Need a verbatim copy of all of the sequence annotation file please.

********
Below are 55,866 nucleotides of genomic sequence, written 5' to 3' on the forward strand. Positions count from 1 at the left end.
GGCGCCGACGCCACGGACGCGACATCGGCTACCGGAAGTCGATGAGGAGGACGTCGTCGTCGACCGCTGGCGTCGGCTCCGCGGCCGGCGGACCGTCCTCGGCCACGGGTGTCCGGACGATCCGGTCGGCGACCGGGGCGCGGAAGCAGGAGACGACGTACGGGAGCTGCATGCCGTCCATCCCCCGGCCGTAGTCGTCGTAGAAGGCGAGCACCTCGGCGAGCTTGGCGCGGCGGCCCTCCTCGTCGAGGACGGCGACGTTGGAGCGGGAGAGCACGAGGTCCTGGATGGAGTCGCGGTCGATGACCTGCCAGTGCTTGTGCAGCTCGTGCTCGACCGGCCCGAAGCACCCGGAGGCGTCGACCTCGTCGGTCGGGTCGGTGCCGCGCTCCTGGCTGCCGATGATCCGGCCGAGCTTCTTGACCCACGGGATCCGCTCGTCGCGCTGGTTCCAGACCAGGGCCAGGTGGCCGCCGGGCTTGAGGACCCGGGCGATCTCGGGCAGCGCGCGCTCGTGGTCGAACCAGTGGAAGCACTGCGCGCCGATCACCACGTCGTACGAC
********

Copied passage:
Below are 55,866 nucleotides of genomic sequence, written 5' to 3' on the forward strand. Positions count from 1 at the left end.
GGCGCCGACGCCACGGACGCGACATCGGCTACCGGAAGTCGATGAGGAGGACGTCGTCGTCGACCGCTGGCGTCGGCTCCGCGGCCGGCGGACCGTCCTCGGCCACGGGTGTCCGGACGATCCGGTCGGCGACCGGGGCGCGGAAGCAGGAGACGACGTACGGGAGCTGCATGCCGTCCATCCCCCGGCCGTAGTCGTCGTAGAAGGCGAGCACCTCGGCGAGCTTGGCGCGGCGGCCCTCCTCGTCGAGGACGGCGACGTTGGAGCGGGAGAGCACGAGGTCCTGGATGGAGTCGCGGTCGATGACCTGCCAGTGCTTGTGCAGCTCGTGCTCGACCGGCCCGAAGCACCCGGAGGCGTCGACCTCGTCGGTCGGGTCGGTGCCGCGCTCCTGGCTGCCGATGATCCGGCCGAGCTTCTTGACCCACGGGATCCGCTCGTCGCGCTGGTTCCAGACCAGGGCCAGGTGGCCGCCGGGCTTGAGGACCCGGGCGATCTCGGGCAGCGCGCGCTCGTGGTCGAACCAGTGGAAGCACTGCGCGCCGATCACCACGTCGTACGAC